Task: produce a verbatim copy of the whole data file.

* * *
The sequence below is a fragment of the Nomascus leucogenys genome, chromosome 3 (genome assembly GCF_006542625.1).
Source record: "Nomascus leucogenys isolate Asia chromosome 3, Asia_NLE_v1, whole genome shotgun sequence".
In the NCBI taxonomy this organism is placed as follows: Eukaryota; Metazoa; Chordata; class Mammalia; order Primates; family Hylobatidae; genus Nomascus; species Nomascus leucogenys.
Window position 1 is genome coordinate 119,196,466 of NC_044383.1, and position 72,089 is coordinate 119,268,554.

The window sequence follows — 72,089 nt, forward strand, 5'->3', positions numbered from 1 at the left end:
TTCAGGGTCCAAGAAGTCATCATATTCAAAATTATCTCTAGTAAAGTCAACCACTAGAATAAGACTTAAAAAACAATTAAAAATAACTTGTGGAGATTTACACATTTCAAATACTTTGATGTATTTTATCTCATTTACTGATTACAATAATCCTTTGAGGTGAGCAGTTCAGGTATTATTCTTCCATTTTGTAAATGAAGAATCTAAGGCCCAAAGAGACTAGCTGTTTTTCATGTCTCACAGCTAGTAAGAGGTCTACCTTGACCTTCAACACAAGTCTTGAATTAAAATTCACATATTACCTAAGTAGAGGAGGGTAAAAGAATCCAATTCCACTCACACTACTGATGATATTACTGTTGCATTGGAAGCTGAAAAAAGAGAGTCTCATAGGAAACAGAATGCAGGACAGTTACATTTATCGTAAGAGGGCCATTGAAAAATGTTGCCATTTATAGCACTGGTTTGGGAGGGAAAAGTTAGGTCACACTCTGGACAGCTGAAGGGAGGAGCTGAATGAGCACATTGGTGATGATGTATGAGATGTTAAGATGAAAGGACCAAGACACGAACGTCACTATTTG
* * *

The sequence below is a fragment of the Nomascus leucogenys genome, chromosome 3 (genome assembly GCF_006542625.1).
Source record: "Nomascus leucogenys isolate Asia chromosome 3, Asia_NLE_v1, whole genome shotgun sequence".
In the NCBI taxonomy this organism is placed as follows: Eukaryota; Metazoa; Chordata; class Mammalia; order Primates; family Hylobatidae; genus Nomascus; species Nomascus leucogenys.
Window position 1 is genome coordinate 119,196,466 of NC_044383.1, and position 72,089 is coordinate 119,268,554.

The window sequence follows — 72,089 nt, forward strand, 5'->3', positions numbered from 1 at the left end:
TTCAGGGTCCAAGAAGTCATCATATTCAAAATTATCTCTAGTAAAGTCAACCACTAGAATAAGACTTAAAAAACAATTAAAAATAACTTGTGGAGATTTACACATTTCAAATACTTTGATGTATTTTATCTCATTTACTGATTACAATAATCCTTTGAGGTGAGCAGTTCAGGTATTATTCTTCCATTTTGTAAATGAAGAATCTAAGGCCCAAAGAGACTAGCTGTTTTTCATGTCTCACAGCTAGTAAGAGGTCTACCTTGACCTTCAACACAAGTCTTGAATTAAAATTCACATATTACCTAAGTAGAGGAGGGTAAAAGAATCCAATTCCACTCACACTACTGATGATATTACTGTTGCATTGGAAGCTGAAAAAAGAGAGTCTCATAGGAAACAGAATGCAGGACAGTTACATTTATCGTAAGAGGGCCATTGAAAAATGTTGCCATTTATAGCACTGGTTTGGGAGGGAAAAGTTAGGTCACACTCTGGACAGCTGAAGGGAGGAGCTGAATGAGCACATTGGTGATGATGTATGAGATGTTAAGATGAAAGGACCAAGACACGAACGTCACTATTTG